Figure 4: Extra-EU imports of goods by invoicing currency and Member State, 201820
(% of total extra-EU exports)
Source: Eurostat (ext_lt_invcur)

In 20 of the 27 Member States the euro was the most used currency for extra-EU exports of goods in 2020 (Figure 5). Its share was above 60 % in Slovenia (82 %), Croatia (72 %), Lithuania (67 %), Austria, Latvia and Italy (all three 62 %) and lowest in Ireland (9 %). The US dollar was the most used currency in seven Member States. Its share was highest in Ireland and Cyprus (both 67 %). Member States' currencies other than the euro had a share above 10 % only in Sweden (20 %) and Denmark (14 %). Lastly, other currencies had a share above 10 % in ten countries. It was above 20 % in Poland (30 %), Malta (23 %), Denmark and Sweden (both 25 %).

Figure 5: Extra-EU exports by invoicing currency and Member State, 2020
(% of total extra-EU imports)
Source: Eurostat (ext_lt_invcur)

Oil predominantly traded in US dollars, primary goods more often in euro

Looking at imports based on the Standard International Trade Classification (SITC) sections (see Figure 6), the US dollar stands out as the main currency used for imports of petroleum products (SITC 33) (80 % in 2020). In manufactured goods (SITC 5-8) the US dollar (45 %) was also the main currency ahead of the euro (40 %). In primary goods (SITC 0-4) excluding petroleum, the euro (45 %) had the highest share ahead of the US dollar (42 %).

Figure 6: Extra-EU imports by product group and invoicing currency, 2020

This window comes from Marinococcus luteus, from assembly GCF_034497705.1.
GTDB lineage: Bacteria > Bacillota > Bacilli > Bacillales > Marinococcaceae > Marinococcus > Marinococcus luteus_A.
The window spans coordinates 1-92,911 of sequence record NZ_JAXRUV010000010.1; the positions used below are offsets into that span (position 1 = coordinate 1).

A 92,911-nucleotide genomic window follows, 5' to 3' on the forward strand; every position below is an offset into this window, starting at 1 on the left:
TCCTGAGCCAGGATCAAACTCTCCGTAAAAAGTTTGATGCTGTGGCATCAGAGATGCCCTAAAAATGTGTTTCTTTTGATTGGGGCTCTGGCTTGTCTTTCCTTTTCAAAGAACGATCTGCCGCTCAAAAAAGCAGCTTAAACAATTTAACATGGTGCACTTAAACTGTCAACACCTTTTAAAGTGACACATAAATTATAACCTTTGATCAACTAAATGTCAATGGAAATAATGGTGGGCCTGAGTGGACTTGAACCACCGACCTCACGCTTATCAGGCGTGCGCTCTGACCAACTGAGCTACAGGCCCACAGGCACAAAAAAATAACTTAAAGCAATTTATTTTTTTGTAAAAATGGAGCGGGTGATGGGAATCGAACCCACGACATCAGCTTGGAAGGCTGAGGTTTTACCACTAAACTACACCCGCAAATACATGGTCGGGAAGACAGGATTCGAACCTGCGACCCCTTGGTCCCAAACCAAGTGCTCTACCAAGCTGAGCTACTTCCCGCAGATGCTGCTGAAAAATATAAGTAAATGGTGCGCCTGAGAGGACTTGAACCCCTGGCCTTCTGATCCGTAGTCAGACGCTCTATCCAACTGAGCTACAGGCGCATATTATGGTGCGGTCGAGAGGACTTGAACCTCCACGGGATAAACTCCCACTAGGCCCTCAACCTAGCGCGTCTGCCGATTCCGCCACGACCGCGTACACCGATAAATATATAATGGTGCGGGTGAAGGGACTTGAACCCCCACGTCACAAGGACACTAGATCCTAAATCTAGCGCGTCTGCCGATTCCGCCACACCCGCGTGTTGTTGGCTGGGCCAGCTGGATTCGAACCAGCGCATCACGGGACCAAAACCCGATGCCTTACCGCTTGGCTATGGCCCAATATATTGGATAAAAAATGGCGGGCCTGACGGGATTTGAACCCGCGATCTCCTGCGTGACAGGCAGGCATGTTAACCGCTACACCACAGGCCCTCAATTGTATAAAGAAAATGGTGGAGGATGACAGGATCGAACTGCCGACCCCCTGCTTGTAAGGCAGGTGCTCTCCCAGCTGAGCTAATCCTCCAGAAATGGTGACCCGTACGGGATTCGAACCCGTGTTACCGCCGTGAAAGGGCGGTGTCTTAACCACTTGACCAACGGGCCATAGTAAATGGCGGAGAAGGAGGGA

(% of extra EU imports by product group)Source: Eurostat (ext_lt_invcur)

In extra-EU exports of petroleum products, the US dollar (56 %) is also the most used currency, although somewhat less dominant than in imports. With 46 % the euro is the most used currency in primary goods ahead of the US dollar with 28 %. In manufactured goods the euro has a share of 48 % and the US dollar had 29 % (see figure 7).

Figure 7: Extra-EU exports by product group and invoicing currency, 2020
(% of extra EU exports by product group)Source: Eurostat (ext_lt_invcur)

Data sources

Data on trade by invoicing currency (TIC) is collected by using the customs declarations. Trade operators fulfilling their reporting obligations to the customs authorities in a Member State provide at the same occasion these statistical data elements, including the invoicing currency. The Member States collect, compile and transmit TIC data to Eurostat in line with the legislation in force. The data source shall be the information recorded from customs declarations according to Article 4(1) of Regulation (EC) No 471/2009. However, if the invoicing currency for exports is not available on the customs declaration, Member States shall carry out a survey for compiling exports broken down by invoicing currency which provides statistics with accurate results. The first reference year for which extra-EU trade by invoicing currency is available is 2010. Data are compiled for every second calendar year since then, i.e. 2012, 2014, 2016 etc.